I don't have much else to add and I'm on the same side as Grant and Jon. We're running with 3, as said before is perfect number of FF's for an oriented search(w/TIC). Entering the "A" side behind the Attack team. If the fire apartment can be searched it would be done first. If conditions do not permit this, then the "C/D" apartment would be done first and go back to the fire apartment when conditions improve. 100% agree with checking all starwells prior to ascending to the next floor. The search would continue to the 3rd and 4th floor on the Delta side of the complex before moving over to search on the Bravo side. I would focus most of my attention on the "A/D" corner apartments. Note the smoke on DIV 2 "C/D" apartment window, could inticate that apartment door was left open, either victim egress or down victim in stairwell. No fire escapes or balconies means victim removal will need to be done through window or stairwell with least amount of smoke conditions. What appears to be smoke and possible fire in the cockloft would make search and removal of persons in all DIV 4 apartments a priority.
Comment by Skip Coleman on March 7, 2014 at 7:52am
Great Grant. Someone taught you well. That's why the oriented search works so well in these situations. It allows you as the oriented person an opportunity to think of things like the progress of the search, fire conditions and air management instead of sweeping under beds and in corners. Thats the searchers job.
Comment by Grant Schwalbe on March 6, 2014 at 9:37pm

I'm with Jon.  3 person crew.  Oriented Search, Making entry by following hose line.  Start on Div 2 A-D and C-D apartments first.  Then move up to Div 3 and then 4.  I need to pay attention to all the stairways too.  Over 35% of the time victims will be found in the path of egress.  This can mean the stairs including those from Div 2 to Div 1.  I was taught early on that we need to as sine enough crews to complete primary search within 1 bottle.  If my crew is slowed by heavy smoke conditions or forcible entry issues I need to ask for more help from IC.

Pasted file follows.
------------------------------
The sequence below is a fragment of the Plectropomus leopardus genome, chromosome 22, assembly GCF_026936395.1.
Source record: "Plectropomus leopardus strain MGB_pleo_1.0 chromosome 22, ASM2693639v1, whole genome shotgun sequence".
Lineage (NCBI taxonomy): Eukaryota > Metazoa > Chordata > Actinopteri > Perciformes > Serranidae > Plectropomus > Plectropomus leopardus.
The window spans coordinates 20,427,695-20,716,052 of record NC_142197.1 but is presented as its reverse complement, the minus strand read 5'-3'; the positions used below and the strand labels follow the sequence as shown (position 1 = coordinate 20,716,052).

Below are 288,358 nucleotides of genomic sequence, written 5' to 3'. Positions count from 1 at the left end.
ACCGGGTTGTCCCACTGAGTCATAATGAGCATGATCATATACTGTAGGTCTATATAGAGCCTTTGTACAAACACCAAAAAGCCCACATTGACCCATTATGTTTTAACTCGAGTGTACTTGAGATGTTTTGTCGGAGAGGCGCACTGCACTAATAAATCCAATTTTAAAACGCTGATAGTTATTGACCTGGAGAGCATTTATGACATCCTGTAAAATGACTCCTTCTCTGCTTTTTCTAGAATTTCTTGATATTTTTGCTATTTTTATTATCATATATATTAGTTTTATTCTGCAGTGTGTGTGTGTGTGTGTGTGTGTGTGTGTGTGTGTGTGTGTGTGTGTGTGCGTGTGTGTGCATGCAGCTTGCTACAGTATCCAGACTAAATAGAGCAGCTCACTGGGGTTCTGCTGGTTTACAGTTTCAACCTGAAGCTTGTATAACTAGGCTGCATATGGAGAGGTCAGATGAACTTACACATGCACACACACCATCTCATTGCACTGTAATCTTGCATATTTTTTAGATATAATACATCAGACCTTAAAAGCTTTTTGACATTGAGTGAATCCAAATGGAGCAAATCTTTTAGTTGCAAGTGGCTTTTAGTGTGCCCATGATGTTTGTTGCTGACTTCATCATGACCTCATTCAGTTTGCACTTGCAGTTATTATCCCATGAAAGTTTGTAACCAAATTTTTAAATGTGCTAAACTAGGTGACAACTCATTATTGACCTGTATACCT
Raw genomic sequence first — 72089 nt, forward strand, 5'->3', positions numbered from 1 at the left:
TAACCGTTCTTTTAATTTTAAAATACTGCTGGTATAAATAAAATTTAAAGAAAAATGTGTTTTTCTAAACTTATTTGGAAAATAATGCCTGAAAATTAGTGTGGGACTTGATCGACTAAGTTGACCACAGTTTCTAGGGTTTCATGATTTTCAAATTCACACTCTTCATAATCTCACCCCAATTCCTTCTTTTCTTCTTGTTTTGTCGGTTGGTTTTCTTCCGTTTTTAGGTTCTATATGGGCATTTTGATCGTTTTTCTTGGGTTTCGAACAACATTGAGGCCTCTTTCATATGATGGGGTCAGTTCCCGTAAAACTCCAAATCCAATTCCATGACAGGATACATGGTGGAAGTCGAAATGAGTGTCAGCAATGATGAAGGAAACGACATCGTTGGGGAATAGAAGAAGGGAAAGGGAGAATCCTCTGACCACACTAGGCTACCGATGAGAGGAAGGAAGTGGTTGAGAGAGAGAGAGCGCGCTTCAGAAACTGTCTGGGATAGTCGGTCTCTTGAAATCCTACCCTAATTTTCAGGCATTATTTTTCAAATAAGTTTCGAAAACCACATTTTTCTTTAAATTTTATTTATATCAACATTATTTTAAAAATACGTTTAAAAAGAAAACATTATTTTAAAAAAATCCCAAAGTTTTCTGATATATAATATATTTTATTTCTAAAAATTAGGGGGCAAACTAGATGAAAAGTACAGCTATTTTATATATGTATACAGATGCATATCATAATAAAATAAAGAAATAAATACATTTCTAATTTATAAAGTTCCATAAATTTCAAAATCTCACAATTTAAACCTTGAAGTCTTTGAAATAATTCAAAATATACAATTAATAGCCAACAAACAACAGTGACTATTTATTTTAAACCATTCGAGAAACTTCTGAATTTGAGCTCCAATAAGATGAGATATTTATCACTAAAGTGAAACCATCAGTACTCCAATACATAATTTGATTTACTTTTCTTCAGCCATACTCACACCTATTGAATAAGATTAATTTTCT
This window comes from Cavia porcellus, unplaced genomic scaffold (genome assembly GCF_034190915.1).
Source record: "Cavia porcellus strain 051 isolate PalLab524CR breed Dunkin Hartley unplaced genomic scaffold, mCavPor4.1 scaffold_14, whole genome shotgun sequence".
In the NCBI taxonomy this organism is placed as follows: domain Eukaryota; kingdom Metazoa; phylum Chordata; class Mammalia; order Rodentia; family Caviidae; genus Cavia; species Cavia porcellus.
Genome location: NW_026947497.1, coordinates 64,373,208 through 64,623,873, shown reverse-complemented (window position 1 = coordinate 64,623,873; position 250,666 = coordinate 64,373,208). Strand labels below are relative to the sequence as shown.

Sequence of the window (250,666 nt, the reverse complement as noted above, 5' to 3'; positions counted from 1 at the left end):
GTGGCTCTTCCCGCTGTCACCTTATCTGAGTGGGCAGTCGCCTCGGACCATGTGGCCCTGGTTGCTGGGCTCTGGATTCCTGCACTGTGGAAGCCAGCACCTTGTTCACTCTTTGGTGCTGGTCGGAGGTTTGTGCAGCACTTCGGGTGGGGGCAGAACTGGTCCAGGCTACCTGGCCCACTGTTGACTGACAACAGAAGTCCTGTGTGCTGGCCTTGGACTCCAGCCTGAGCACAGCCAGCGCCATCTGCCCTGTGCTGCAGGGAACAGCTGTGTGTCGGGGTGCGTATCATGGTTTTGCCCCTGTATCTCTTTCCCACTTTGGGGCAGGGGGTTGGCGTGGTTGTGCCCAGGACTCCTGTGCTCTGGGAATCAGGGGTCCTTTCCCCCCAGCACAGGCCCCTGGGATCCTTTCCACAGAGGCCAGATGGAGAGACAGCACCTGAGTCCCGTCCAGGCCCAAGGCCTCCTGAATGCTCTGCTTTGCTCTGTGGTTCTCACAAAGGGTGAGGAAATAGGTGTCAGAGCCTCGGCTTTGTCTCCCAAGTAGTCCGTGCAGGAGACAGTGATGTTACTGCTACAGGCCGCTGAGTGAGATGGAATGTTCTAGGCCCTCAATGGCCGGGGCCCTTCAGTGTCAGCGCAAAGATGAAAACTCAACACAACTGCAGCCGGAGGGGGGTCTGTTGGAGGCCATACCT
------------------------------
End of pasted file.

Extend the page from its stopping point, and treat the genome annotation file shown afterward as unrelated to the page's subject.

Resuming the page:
Comment by Skip Coleman on March 6, 2014 at 3:42pm
Very good Jon. Seems well ( and quickly I hope) thought out. As far as developing a plan. Normally, concentration while walking up to the point of ingress is usually all that is needed. Don't need something written and voted on by the rest of the crew. Just a down and dirty vision of what probably to expect at this fire and then be prepared to go to plan B if needed.
Comment by Jon Nickerson on March 6, 2014 at 1:40pm

I'm rolling in with a 3 person crew, being assigned search I would enter the structure following the attack line to meet with the interior crew (assuming they are on the fire floor), I would ask what areas they have searched, then continue my search of the fire floor using a TIC directed search. I would then continue to division 3 and division 4, focusing primarily on the units on the AD and CD quadrants, then back down to division 1. I'm guessing that the two egress points we would be using, would be the exits on the A and D side. I would then shift my focus to the AB and BC quadrants. Until there is an all clear, I would want two handlines to be deployed to cover egress points on side A and side D in the stairwells, while attack is knocking down the fire room. In an ideal situation, there would be more than 1 search team assigned to this incident, but I'm playing with what I am given.